11. The wheat beer option at Oktoberfest
Ok, so maybe you don’t like “regular” beers but you like wheat beer. I’ve heard that from many people too. (I’ve worked in many beer bars and taprooms as well.) If this is the case, you’re in a bit of luck!
It’s true that the big Oktoberfest tents only sell beer from the big six Munich breweries (Augustiner, Hacker-Pschorr, Hofbräu, Löwenbräu, Paulaner, and Spaten), and that they all serve their specially-brewed festbiers by the liter. But wait, there’s more!
At a few select areas you can also find wheat beer – aka Weissbier, weißbier, hefeweizen, hefe weißbier, etc. Here’s where to go:
- Kufflers Weinzelt – The wine tent actually does sell one kind of beer: ½ liters of Paulaner Hefe-Weißbier
- Marstall – The Marstall tent sells Spaten Franziskaner
- Marstall – You can also get a Spaten Franziskaner radler here!
Again, keep in mind that you can find these and others at some of the small Oktoberfest tents as well. For instance, the Ammer tent (the one with the roasting chicken out front) has Augustiner Weißbier. Don’t miss the Weißbier Alm near the entrance either. (pictured below)
And if you’re a fan of wheat beers, you absolutely should check out the Weißbierkarussell – literally a bar that’s a rotating carousel that serves both Paulaner and Hofbräu weisbier!
You definitely need to read about the time I got trapped on a Spaten brewery tour. (At least to learn what NOT to do when touring a Munich brewery.)
12. How to find what drinks each Oktoberfest tent serves
As you can see, you have plenty of options. But I understand the need to plan ahead, especially if you have certain dietary preferences or restrictions. So, here’s how to find out what kind of beverages (besides beer) each Oktoberfest beer tent serves.
Each of the Oktoberfest beer tents (big and small) puts their menu online ahead of time. Some still have their 2022 menus you can check out. Most will wait to post their 2023 food and drink menus in August or September, so you still have a little bit of advance notice.
Sometimes they put up an English menu, sometimes only German, but really it’s not hard to figure out.
- Wasser = water
- Cola = soda, Coke / Zitronenlimo (lemon and lime) = Sprite
- Wein = wine / weiss = white /rot = red
- Kaffee = coffee
- Alkoholfrei = gee, I wonder?
Oktoberfest beer tent drink menus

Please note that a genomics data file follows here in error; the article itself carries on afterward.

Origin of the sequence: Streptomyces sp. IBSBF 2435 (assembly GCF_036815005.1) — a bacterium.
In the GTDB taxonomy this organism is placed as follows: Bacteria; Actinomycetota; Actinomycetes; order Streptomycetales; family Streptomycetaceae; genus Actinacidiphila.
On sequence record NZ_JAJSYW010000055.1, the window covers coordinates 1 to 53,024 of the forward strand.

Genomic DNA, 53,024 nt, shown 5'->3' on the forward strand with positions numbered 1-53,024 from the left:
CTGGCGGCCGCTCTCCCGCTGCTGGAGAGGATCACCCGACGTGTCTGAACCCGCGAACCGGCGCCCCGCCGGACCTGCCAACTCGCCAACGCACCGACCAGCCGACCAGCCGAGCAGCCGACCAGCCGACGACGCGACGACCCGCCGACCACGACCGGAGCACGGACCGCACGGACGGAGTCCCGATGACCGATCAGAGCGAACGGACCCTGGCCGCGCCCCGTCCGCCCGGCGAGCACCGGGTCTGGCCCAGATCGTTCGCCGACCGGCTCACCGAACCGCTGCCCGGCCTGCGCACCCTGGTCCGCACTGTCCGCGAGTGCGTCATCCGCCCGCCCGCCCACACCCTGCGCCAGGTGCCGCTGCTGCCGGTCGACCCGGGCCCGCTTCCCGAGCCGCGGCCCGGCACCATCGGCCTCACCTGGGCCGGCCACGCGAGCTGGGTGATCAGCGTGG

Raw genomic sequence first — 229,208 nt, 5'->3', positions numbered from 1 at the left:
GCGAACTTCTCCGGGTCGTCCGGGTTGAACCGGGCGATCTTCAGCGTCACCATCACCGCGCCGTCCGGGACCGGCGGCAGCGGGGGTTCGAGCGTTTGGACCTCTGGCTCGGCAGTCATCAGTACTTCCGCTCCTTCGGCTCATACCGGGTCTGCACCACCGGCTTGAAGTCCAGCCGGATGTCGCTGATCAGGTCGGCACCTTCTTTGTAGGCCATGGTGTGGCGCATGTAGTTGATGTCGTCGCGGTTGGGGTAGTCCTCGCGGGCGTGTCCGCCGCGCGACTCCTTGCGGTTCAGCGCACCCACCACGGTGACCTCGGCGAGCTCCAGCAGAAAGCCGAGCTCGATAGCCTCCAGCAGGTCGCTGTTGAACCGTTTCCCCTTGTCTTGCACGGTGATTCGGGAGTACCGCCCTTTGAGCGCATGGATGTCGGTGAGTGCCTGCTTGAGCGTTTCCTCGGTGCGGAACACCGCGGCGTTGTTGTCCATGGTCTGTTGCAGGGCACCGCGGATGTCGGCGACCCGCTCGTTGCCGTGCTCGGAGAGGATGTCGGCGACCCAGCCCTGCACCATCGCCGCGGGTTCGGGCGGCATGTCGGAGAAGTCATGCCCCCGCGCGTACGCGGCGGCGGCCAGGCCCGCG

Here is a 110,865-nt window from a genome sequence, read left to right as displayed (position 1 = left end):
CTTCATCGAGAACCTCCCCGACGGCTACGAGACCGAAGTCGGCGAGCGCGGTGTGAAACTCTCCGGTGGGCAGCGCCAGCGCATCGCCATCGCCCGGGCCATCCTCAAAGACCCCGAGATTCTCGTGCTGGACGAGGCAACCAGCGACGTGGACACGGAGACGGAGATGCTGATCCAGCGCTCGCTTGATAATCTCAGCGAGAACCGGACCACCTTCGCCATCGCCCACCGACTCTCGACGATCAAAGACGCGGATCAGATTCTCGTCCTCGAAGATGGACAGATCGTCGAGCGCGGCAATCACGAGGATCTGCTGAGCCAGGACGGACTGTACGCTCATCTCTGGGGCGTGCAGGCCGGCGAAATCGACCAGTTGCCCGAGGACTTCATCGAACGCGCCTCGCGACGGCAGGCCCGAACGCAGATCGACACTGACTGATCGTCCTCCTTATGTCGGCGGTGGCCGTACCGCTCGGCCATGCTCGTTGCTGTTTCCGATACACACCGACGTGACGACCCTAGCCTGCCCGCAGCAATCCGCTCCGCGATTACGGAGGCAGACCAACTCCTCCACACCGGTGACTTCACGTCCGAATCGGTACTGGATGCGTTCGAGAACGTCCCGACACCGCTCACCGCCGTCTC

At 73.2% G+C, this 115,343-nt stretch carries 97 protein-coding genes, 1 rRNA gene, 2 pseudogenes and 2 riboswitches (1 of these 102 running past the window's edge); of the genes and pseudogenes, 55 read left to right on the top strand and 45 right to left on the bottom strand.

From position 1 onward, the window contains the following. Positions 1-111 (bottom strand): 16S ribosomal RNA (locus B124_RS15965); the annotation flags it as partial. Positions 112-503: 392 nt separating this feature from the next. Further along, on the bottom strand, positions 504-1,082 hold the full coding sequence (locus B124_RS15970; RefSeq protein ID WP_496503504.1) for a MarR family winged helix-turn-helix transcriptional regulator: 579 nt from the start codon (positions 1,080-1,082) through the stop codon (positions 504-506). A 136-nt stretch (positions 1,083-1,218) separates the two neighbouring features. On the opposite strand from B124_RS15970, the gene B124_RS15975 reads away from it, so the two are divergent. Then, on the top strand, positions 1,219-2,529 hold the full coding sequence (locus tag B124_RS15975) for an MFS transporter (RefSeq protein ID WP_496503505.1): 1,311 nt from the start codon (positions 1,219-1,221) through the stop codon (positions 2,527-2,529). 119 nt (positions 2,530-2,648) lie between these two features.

Drinks (Getränke) at Oktoberfest are almost always listed on the very back of the menu as the last items. If your browser doesn’t automatically translate their webpages for you, look for the word Speisekarte (menu) or Speis und trank (food and drink). Here are the menu pages for each of the big Oktoberfest beer tents:
13. Oktoberfest for non-beer drinkers: Beware the Ein Prosit
As a beer drinker myself, the song Ein Prosit is one of my favorite things about Oktoberfest. It’s a super quick song that the bands play what seems like every 15 minutes or so. During the song you raise your glass and then cheers and take a drink at the end. But it. is. often.
It’s one thing to do this with beer… but another to do it with something like wine. If you’re going to be doing this every single times it comes on (and you will! It’s the law!), maybe take smaller than usual sips or you are going to be deeeee-runk faster than your beer-drinking buddies.
14. You still have to drink something
Even if you’re experiencing Oktoberfest as a non-beer drinker, you still have to drink something. I know it hurts to pay €5 every time you want some water or Sprite, but you can’t sit in the beer tent and not order anything at all. That’s precious real estate right there!
If you’re eating, fine. (Without drinking though? What kind of monster are you?) As long as you’re spending money. So even if you’re not drinking beer at Oktoberfest, at least drink something at Oktoberfest.
I have seen people get asked to vacate their seats because they were just sitting there and hanging out and not ordering anything. (And we eager-to-spend folks needed a place to sit. You feel me?) This is not an official rule, just more like common capitalism sense. If you’ve ever hustled at a serving job, you know the pain of this.
That being said, you’re not going to get kicked out if you drink too slow. This is a question I was asked recently and I love it because I am the slowest Oktoberfest drinker there is and have yet to be booted.
15. What to do at Oktoberfest besides drink beer
If you’re interested in seeing what else there is to do at Oktoberfest for non-beer drinkers besides hang out in the beer tents, here you go.
There are tons of rides at Oktoberfest—fast ones, high ones, swing-y ones, and everything else. I personally love the giant Ferris wheel for awesome views of the festival to one side, and the Alps on the other. Pro tip: All rides are ½ price on Tuesdays and Thursdays.
And if you don’t want to ride any, it’s just as fun watching other people on them. Of important note here are the Devil’s Wheel (the Teufelsrad) and the Toboggan – both are more fun for the people watching than the people actually on them!
There are parades during opening weekend and performances throughout like the outdoor concert on the second Sunday with brass bands and Alphorns. There’s the traditional gun salute featuring the winners of the Oktoberfest crossbow shooting competition (you read that right) on the last day.
There’s souvenir shopping and photo booths, a strongman game (and other carnival-style games), as well as endless amount of amazing, life-changing Bavarian food!
Have a great time experiencing Oktoberfest for non-beer drinkers!
What non-beer beverage will you be drinking at Oktoberfest this year?
Let me know in the comments below!